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't -- he shouldn't be mirandaized right away. i know you agree with them. >> i think the miranda issue is an easier issue. he doesn't have to be mar lindaized for a lot of reason. first of all, they have enough evidence to convict him without getting a confession from him. all miranda gets you is a confession you can use in court. you can use that information for everything else. remember, he confessed already to the guy they kidnapped. the guy he kidnapped says, these two guys told us, we did the bombing. they got great witness and they got a great confession. maybe even better than a law enforcement confession where you can claim it was forced out of you. they gave a upon takenious confession -- spontaneous confession. >> bob wants to get in here. so then why did they need to make that statement? i'm trying to figure out why they made that statement? >> i don't know exactly why they made it. maybe because they got so much criticism -- remember the christmas morning bomber that they mirandaized right away, lost the opportunity to get information from him? so i think maybe they were pl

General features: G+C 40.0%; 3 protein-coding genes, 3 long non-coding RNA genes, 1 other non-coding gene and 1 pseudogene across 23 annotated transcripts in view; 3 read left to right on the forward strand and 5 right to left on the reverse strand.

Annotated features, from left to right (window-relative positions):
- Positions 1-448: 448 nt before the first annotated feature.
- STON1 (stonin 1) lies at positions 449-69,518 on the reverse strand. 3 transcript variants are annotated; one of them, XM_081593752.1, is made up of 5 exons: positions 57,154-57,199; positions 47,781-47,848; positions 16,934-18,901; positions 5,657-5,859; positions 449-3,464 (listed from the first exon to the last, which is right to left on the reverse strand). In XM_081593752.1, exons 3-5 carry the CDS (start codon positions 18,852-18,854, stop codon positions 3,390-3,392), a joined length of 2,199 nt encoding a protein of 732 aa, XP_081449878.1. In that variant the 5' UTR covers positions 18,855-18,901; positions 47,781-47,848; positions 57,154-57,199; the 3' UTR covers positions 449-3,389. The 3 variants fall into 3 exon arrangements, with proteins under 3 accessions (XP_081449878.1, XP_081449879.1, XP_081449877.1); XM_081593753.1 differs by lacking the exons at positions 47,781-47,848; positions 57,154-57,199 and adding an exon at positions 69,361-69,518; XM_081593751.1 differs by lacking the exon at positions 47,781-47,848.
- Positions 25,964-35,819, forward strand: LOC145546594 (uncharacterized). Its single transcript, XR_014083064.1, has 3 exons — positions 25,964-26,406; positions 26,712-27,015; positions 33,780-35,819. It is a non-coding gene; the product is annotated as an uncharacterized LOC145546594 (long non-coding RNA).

him before he receives miranda warning is the right thing to do. a short time ago, the aclu put out a statement saying every defendant is entitled to defend miranda lights. five lawmakers want him treated as an enemy combatant. 53 people remain in boston hospitals today, three in critical condition, including a 7-year-old girl. nbc news national investigative correspondent michaels i cough is in boston, ron allen outside boston's beth israel medical center where the suspect and many of the victims are being kept and kristen we willinger at the white house, let's get to the latest on investigation. for that, we turn to michaels i cough, again, in boston. what is the fbi focusing on today and moving forward? >> reporter: federal prosecutors are focusing on drafting a criminal complaint we could see as early as this afternoon, detailing the criminal charges against him supported by an affidavit from an fbi agent that would lay out some details of the plot. not all of them but could provide crucial new information for us about what tsarnaev actually did and raise and shed some light on